In 2018, Hurricane Michael depleted more than 90 percent of the shoal bass population in the Chipola River. As a direct management action following the hurricane, the FWC passed an executive order that suspended harvest and possession of shoal bass. In 2019, FWC staff recommended this regulation be adopted into rule to support ongoing conservation efforts for this species. Currently, harvest and possession of shoal bass in the Chipola River and its tributaries remains prohibited. 

“This project embodies the necessity for strategic long-term thinking in conservation and the vital role it plays, not only in word, but also in being able to implement these actions,” said Chris Paxton, Regional Fisheries Administrator for Florida’s northwest region. “Thankfully we had already been working on how to spawn these fish in case something happens one day to this isolated population. Well, it happened in the form of a Category 5 hurricane.” 

Shoal bass are one of four of Florida’s native black bass species, and this effort marks the first time genetically pure shoal bass have been successfully raised in an FWC fish hatchery. Shoal bass are also a Florida Species of Greatest Conservation Need, which refers to native animals whose populations are of concern and are at risk or declining. The goal of raising and releasing these fish is to enhance the wild population of shoal bass to help maintain the population’s genetic purity and aid in the long-term conservation of this unique species of Florida black bass. 

The unique conservation management action of raising and releasing thousands of shoal bass fingerlings is a result of collaborative work by dedicated staff from the FWC Division of Freshwater Fisheries Management, and Fish and Wildlife Research Institute. The shoal bass were raised at FWC Blackwater Fisheries Research and Development Center near Holt.  

“Shoal bass have very specific habitat needs and it is a major milestone to successfully spawn and grow these fish to a size suitable for stocking,” said Hatchery Manager Bob DeMauro of the FWC Blackwater Fisheries Research and Development Center. “It is an incredible success to raise these riverine fish in a still-water hatchery pond when they are used to flowing water and limestone shoals in their natural habitat.”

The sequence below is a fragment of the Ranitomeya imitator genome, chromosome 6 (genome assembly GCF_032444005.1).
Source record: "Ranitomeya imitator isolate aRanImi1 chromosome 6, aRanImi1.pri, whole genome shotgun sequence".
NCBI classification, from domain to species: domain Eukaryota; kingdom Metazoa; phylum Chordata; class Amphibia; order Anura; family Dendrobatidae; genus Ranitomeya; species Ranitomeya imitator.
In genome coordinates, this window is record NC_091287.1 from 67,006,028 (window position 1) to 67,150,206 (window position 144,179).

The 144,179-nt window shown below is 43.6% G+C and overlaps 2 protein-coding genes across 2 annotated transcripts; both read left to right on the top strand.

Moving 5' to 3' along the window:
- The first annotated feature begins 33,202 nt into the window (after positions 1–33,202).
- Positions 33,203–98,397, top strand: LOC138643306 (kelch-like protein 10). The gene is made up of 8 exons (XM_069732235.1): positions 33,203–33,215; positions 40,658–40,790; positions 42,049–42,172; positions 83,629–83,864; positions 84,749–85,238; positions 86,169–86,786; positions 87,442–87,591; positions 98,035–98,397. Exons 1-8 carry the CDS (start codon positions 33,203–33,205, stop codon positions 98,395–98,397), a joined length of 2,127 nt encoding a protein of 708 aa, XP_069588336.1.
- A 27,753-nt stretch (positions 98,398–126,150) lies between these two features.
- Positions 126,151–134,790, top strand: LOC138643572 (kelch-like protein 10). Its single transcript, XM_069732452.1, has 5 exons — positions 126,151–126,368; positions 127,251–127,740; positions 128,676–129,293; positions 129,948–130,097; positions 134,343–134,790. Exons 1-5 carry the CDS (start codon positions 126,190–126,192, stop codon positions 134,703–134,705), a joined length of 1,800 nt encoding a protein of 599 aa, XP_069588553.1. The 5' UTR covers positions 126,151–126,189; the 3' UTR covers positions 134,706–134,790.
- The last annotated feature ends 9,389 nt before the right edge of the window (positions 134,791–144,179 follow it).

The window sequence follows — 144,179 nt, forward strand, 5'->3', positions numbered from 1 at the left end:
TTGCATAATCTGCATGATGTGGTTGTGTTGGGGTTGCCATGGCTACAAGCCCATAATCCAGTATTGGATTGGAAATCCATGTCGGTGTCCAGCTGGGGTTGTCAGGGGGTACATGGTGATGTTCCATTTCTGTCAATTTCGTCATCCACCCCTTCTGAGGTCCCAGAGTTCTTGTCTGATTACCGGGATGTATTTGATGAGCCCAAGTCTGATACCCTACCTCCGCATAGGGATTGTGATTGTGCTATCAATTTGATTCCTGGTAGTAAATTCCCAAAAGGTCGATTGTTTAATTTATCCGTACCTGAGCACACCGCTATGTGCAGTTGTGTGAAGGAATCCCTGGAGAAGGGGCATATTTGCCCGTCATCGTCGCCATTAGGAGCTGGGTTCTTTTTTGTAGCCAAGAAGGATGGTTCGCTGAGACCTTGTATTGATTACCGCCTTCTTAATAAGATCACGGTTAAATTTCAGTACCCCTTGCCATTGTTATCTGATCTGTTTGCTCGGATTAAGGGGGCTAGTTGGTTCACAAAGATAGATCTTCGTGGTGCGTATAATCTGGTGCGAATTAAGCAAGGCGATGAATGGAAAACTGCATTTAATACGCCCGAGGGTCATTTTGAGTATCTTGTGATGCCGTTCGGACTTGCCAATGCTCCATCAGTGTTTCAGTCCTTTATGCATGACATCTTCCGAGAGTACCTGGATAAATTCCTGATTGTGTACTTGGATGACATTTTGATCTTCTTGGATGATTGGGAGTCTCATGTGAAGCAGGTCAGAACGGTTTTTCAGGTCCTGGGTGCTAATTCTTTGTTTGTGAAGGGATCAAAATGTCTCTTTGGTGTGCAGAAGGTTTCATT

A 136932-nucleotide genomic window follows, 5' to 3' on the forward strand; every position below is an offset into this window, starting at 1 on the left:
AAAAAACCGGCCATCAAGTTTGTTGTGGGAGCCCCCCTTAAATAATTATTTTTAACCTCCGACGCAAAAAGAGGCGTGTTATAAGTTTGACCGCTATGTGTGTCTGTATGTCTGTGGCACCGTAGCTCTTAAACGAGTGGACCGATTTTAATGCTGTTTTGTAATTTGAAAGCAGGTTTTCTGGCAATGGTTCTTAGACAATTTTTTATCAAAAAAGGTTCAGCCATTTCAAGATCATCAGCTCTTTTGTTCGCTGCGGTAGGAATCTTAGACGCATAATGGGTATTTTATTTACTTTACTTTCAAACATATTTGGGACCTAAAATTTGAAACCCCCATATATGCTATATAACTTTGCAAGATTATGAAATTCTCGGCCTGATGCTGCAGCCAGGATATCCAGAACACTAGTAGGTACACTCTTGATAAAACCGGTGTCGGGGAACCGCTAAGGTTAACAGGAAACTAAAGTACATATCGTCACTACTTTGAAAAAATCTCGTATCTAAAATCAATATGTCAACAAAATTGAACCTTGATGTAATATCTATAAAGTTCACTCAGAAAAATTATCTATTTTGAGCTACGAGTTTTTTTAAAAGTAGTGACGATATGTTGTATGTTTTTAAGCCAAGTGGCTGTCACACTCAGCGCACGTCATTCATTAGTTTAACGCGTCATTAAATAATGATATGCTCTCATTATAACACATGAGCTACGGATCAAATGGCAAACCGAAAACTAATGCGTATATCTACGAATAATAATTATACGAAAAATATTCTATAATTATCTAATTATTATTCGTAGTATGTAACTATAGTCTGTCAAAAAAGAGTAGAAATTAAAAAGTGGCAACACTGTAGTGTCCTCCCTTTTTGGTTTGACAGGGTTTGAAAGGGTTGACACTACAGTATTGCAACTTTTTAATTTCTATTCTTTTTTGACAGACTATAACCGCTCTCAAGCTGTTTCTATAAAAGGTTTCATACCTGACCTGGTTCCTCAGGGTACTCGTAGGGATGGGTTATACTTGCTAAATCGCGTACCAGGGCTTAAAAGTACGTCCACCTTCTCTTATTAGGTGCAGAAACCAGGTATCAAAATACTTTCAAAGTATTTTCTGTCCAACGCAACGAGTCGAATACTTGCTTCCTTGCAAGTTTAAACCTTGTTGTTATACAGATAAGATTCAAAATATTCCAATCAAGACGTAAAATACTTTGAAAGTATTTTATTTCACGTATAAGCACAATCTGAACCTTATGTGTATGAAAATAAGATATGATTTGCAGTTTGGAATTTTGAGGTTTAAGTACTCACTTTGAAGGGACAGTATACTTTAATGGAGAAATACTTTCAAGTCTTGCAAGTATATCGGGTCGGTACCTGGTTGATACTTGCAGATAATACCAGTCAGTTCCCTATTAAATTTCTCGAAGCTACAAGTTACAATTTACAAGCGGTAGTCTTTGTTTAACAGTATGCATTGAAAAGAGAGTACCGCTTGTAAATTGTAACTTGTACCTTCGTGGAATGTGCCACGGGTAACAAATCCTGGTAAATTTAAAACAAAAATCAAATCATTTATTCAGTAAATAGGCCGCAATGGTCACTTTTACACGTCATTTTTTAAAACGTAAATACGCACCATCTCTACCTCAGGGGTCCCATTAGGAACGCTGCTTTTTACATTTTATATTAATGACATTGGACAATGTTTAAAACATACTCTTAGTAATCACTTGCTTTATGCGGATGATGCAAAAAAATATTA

FWC freshwater fisheries biologists will continue to monitor the Chipola River shoal bass population and evaluate the contribution of these stocking efforts through genetic testing. 

“This is a great example of research and management partners working together to protect and conserve this native black bass species,” said Andy Strickland, freshwater fisheries biologist with the FWC Fish and Wildlife Research Institute.

The Chipola River is the only waterbody in Florida with a known naturally reproducing shoal bass population. This spring-fed river originates just north of Marianna, flowing south for 95 miles through Jackson, Calhoun and Gulf counties where it joins the Apalachicola River.

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More River Access in Texas

Texas Parks and Wildlife Department

Guadalupe bass fishing opportunities are expanded by the new access points. Photo by Jimmy Jacobs.

The Texas Parks and Wildlife Department (TPWD) is expanding public fishing and paddling opportunities in the state with the addition of two leased river access sites through the River Access and Conservation Area (RACA) program.

The new site at Cupgrass Cabins provides a second leased access point near County Road (CR) 150 on the South Llano River, giving ample public parking at this popular crossing.  The new RACA site at John Knox Ranch is the first on the Blanco River.

“Both the Blanco and South Llano rivers are beautiful Hill Country streams just a short drive away from major urban areas like San Antonio and Austin,” said John Botros, TPWD River Access Coordinator “Historically in Texas, recreation on rivers has been limited by a lack of public access points. These new sites are an important step in expanding the public’s options for safe, legal and high-quality fishing and paddling access on rivers.”

Anglers will find a gated entrance to Cupgrass located off U.S. 377, approximately 0.24 miles southwest of CR 150, near Junction TPWD River Access at Cupgrass offers a complimentary parking area and an access point to the South Llano River via Bailey Creek. Access for launching non-motorized boats, canoes or kayaks for the purpose of fishing is open from 30 minutes before sunrise to 30 minutes after sunset.

Reservations to park on the property must be made in advance by texting the visiting vehicle make and color to (512) 407-9357. Canoes and kayaks can be launched in Bailey Creek and ingress/egress to the South Llano is a short paddle out. This segment of the river offers ample opportunities to cast for largemouth and Guadalupe bass while channel catfish and sunfish are also prevalent.

The new river access area at John Knox Ranch is located off FM 179, approximately 0.25 miles west of the “Slime Bridge” crossing of the Blanco River. John Knox Ranch offers a complimentary parking area for TPWD leased access users, and access to the Blanco River for fishing and paddling purposes. Access for wade fishing and launching non-motorized boats, canoes, kayaks or other floatable devices for the purpose of fishing is open each day from 30 minutes before sunrise to 30 minutes after sunset.

Visitors must email John Knox Ranch at jkroffice@missionpby.org before they arrive to make a reservation and ensure the availability of parking space. Visitors are required to make a reservation in advance. The code in the confirmation email is needed to unlock the gate and gain access the parking area.

The site provides new and exciting opportunities for anglers to catch some of Texas’ most popular sport fish. This segment of the Blanco River has abundant populations of largemouth bass, channel catfish and Guadalupe bass, which is the state fish of Texas. Anglers are encouraged to practice catch-and-release of sportfish.